A Prague tram driver has been charged with attempted murder, after setting a homeless man on fire in a night tram, Mlada fronta Dnes reported on Tuesday. Another man has also been charged in connection with the incident. The two are suspected of similar attacks on night trams, setting fire to sleeping passengers' hair, clothing and belongings, the paper said.
Prime Minister Jiri Paroubek has called on police president Jiri Kolar to consider resigning, after a man escaped from police custody during a search of his house last weekend. Mr Paroubek also said the police officers who allowed businessman Radovan Krejcir to escape should be punished. On Monday the interior minister, Frantisek Bublan, said there was some evidence that Mr Krejcir had fled the Czech Republic. The fugitive faces charges of fraud and tax evasion amounting to almost three billion Czech crowns (around 120 million US dollars). He is also suspected of planning a murder. Both Czech and international warrants for his arrest have been issued.
The Czech film Cesky Sen (Czech Dream) is to be shown at the famous Glastonbury music and arts festival in England on Thursday night, the eve of its official release in the UK. The makers attracted hundreds of shoppers to the opening of a non-existent hypermarket and captured their reaction in a film which is seen as a comment on consumerism in today's Czech Republic.
A pensioner who killed an official at the Nigerian Embassy in Prague two years ago has received an eight-year prison sentence. Jiri Pasovsky lost 15 million Czech crowns (over 600,000 US dollars) in a Nigerian email investment scam. In an effort to retrieve his money the retired doctor set up a meeting at the embassy, during which he pulled out a pistol and shot the consul dead. Mr Pasovsky, who says he has no recollection of the incident, has appealed the verdict.
Plans to film "Harry Potter and the Order of the Phoenix" in Prague may be abandoned; the father of the boy who plays the main role, Daniel Radcliffe, said he did not want him to be exposed to the Czech capital's wild night life and sex industry, according to reports in the Czech press on Tuesday. Prague has gained a reputation as a centre for cheap prostitution in the United Kingdom in recent years.
Prime Minister Paroubek has secured the support of the Communist Party
for his plans to hold a referendum on the European Union constitution
next June. He needs their support to push a bill on the referendum
through parliament. In meeting the party's leader Miroslav Grebenicek
the prime minister confirmed his policy of talking to all opposition
parties, including the Communists.
The prime minister has just set off on a week-long trip to Japan and China.
Former Czech football international Tomas Repka has signed a new two-year contract with English club West Ham United, who he recently helped win promotion to the Premier League. Repka, who is 31 and has a poor disciplinary record, joined West Ham from Italy's Fiorentina in 2001 for nine million US dollars.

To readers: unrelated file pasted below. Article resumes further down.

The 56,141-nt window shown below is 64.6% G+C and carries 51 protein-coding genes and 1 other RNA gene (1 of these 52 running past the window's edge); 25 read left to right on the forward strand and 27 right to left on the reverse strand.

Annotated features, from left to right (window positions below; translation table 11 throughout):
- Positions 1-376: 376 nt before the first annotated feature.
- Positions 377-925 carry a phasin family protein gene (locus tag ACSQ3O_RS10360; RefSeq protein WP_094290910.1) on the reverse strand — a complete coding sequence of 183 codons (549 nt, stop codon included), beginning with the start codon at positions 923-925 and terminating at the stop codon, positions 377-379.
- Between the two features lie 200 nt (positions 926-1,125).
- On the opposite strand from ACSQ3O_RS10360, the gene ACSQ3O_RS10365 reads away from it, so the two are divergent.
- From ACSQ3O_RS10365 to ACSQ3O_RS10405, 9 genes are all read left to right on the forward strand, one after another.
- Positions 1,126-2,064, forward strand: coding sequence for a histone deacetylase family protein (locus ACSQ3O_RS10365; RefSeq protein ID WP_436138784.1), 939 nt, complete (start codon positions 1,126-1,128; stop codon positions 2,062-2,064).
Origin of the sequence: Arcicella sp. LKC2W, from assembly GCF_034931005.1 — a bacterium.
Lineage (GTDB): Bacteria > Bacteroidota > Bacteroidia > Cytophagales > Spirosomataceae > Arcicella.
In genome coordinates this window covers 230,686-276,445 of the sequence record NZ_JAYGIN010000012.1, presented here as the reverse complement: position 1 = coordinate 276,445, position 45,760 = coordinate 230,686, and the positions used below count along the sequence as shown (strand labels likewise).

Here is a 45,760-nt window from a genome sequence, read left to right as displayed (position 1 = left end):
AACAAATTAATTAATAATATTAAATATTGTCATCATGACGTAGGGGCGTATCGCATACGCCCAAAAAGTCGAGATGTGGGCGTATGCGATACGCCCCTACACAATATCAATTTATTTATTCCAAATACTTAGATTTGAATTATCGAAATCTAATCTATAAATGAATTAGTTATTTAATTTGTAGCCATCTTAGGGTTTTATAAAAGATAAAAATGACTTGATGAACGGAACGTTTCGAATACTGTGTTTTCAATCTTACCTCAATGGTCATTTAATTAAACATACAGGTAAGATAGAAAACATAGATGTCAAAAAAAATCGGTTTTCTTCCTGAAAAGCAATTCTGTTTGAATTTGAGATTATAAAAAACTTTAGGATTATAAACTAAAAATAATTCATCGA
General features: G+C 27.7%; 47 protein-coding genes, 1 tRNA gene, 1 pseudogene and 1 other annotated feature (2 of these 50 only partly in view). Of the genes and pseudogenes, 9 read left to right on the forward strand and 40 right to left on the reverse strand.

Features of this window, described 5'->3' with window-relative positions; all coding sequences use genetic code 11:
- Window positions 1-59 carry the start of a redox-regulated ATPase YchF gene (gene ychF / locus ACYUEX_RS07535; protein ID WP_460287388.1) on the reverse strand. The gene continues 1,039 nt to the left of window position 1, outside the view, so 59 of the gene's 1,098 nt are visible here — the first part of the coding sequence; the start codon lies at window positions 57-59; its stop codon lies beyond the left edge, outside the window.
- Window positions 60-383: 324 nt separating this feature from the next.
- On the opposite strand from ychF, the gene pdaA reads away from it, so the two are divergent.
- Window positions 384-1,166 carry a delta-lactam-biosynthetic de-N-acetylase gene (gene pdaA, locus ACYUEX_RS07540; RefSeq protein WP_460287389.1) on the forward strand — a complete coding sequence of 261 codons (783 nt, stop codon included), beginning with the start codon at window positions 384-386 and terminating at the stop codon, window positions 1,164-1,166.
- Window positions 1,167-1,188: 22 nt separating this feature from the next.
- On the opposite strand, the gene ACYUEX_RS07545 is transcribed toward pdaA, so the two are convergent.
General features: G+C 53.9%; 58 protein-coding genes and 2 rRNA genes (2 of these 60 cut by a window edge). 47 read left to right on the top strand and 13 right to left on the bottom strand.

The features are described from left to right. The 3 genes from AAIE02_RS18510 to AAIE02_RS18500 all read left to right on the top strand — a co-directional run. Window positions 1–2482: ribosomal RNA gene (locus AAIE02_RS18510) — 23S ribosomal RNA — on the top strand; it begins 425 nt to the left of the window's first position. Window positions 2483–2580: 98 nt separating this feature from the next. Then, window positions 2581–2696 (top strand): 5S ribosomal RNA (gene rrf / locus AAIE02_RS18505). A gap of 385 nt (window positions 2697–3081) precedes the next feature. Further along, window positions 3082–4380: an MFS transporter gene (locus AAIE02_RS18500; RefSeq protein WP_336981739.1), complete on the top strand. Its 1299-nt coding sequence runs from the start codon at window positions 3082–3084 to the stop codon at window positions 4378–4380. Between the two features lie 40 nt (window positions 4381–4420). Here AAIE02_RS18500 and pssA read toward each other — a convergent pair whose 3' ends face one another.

The interior minister, Frantisek Bublan, says there is evidence that fugitive businessman Radovan Krejcir has evaded a police search and fled the Czech Republic. Mr Krejcir managed to escape from custody soon after he was arrested; he gave the police the slip after asking to use the bathroom during a search of his home near Prague at the weekend. He faces charges of tax evasion and fraud amounting to almost 3 billion Czech crowns (around 120 million US dollars); he is also suspected of planning a murder. Mr Krejcir, who is 36, is reported to be one of the richest people in the Czech Republic.
Two to three hundred Czech doctors are leaving for western Europe every month, according to figures from the Czech Doctors Association published in Monday's Mlada fronta Dnes. The Association bases its figures on applications it receives for a certificate needed to work abroad. Britain is one of the most popular destinations for Czech doctors, with some of them commuting home to the Czech Republic at weekends, the paper says.
The Czech prime minister, Jiri Paroubek, says if a bill allowing a
referendum on the European Union constitution does not receive the
necessary two-thirds majority in parliament the Civic Democrats will bear
responsibility for denying Czechs the right to vote on the issue. The
prime minister made the comments in an interview for the Czech BBC. Mr
Paroubek says the constitution is still viable, and a referendum should
take place at the same time as general elections next June. For their part
the Civic Democrats say the document is dead.
The prime minister is holding talks on the issue with the Communist Party; they say they are in favour of a referendum, but insist that money earmarked for a campaign calling for a yes vote should also be shared with opposition groups.
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